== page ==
“I think the time is coming, but it’s not here.” - Fed Governor Jerome Powell
Over the past several years we have given the Federal Reserve its fair share of coverage on this blog. Our preoccupation with the US monetary system might be considered overkill in a more normal economic environment, but given the hands-on interventionist approach of our policy makers since the financial crisis we believe the attention has been warranted. Our treatment of this topic reached fever pitch in the fourth quarter of 2013 when we sponsored a pre-screening of the documentary Money For Nothing here in Colorado Springs prior to its national release. During this time we also wrote a four-part Insight series called “Fed Ed” to provide our clients and colleagues with a high level summary of the history of the Federal Reserve as well as the ins and outs of its purpose and function.
The Fed’s policy strategy since the financial crisis can be boiled down to two primary components. The first step was to lower short-term interest rates to zero; the second step was quantitative easing (“QE”). The nuts and bolts of both of these policy tools are explained in detail in the final two installments of our Fed Ed series linked above, so we won’t attempt to unpack them here. Now that the Fed’s third, and supposedly final, round of quantitative easing is concluded, the next logical step is to begin reversing its zero interest rate policy by making the first of what will be a series of short-term interest rate hikes. Predicting when the first rate hike will take place, despite being a near impossible task as we will show, has been the source of endless discussion in the financial media in recent months.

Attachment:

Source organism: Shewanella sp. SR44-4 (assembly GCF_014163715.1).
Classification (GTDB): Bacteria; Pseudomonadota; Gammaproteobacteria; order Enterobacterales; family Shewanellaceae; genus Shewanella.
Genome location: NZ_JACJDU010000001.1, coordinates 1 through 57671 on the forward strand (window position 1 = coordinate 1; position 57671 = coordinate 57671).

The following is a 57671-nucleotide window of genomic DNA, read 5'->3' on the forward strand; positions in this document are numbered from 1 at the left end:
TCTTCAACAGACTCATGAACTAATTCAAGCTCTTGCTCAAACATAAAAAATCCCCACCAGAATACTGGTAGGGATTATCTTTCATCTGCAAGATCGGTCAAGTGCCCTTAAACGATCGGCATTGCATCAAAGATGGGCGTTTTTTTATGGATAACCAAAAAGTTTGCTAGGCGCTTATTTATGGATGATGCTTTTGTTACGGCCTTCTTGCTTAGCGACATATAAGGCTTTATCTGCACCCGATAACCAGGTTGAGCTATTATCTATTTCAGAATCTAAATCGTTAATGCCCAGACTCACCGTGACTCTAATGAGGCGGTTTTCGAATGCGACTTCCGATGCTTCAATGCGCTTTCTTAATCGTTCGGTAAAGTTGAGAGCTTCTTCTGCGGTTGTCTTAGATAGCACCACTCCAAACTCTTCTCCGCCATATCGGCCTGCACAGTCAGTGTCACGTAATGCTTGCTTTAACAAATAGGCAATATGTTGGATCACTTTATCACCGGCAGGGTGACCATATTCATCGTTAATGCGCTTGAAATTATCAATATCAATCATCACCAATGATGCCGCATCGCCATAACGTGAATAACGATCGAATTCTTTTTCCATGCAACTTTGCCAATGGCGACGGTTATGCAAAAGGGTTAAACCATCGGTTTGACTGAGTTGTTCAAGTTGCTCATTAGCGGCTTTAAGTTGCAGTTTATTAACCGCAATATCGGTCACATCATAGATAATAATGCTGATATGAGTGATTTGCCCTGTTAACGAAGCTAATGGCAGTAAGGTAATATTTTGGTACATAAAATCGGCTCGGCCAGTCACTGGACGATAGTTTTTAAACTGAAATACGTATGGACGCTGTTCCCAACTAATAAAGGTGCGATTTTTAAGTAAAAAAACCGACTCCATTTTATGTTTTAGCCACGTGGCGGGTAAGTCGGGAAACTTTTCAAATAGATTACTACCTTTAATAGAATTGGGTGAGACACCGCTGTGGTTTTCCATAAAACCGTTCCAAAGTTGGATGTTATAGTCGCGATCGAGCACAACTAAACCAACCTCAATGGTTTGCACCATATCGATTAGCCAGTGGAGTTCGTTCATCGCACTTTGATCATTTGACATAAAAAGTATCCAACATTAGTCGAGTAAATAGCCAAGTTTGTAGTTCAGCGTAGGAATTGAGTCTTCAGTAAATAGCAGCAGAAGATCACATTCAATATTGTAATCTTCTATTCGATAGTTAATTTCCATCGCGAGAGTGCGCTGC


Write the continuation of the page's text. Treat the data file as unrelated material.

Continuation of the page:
But before we address the forecasts, let’s examine some of the reasons the Fed may or may not want to begin raising interest rates. First of all, zero percent interest rates and quantitative easing would both be considered extreme, unconventional policy moves by any central bank. While the long-term positive and negative consequences of these policies will continue to develop over time, the Fed is understandably anxious to be seen as starting down the path of “normalizing” its policies. In a similar vein, many would argue that it’s high time to begin reloading the policy gun so to speak. The higher interest rates are when the next recession hits, the more rate cut bullets the Fed will be able to fire in order to stimulate credit expansion and counteract a slowing economy.
Perhaps the most glaring champion of an interest rate hike, however, is the ever-improving US jobs market. A rolling 6-month average of monthly payroll gains continues to march upward (see chart), hours worked is finally growing and the total number of nonfarm job openings is now higher than since before the financial crisis. At 5.7% the unemployment rate is far below where the Fed originally set its targets when venturing out into the uncharted territory six years ago. For a policy making body mandated to address two main macroeconomic data points (inflation and unemployment), this seems like a substantial reason for beginning to consider a rate hike. Note: We realize the headline unemployment rate should be taken with a grain of salt (see Lack of Participation), but the fact remains that the labor market is making steady improvements at the margin – something the Fed was waiting to see.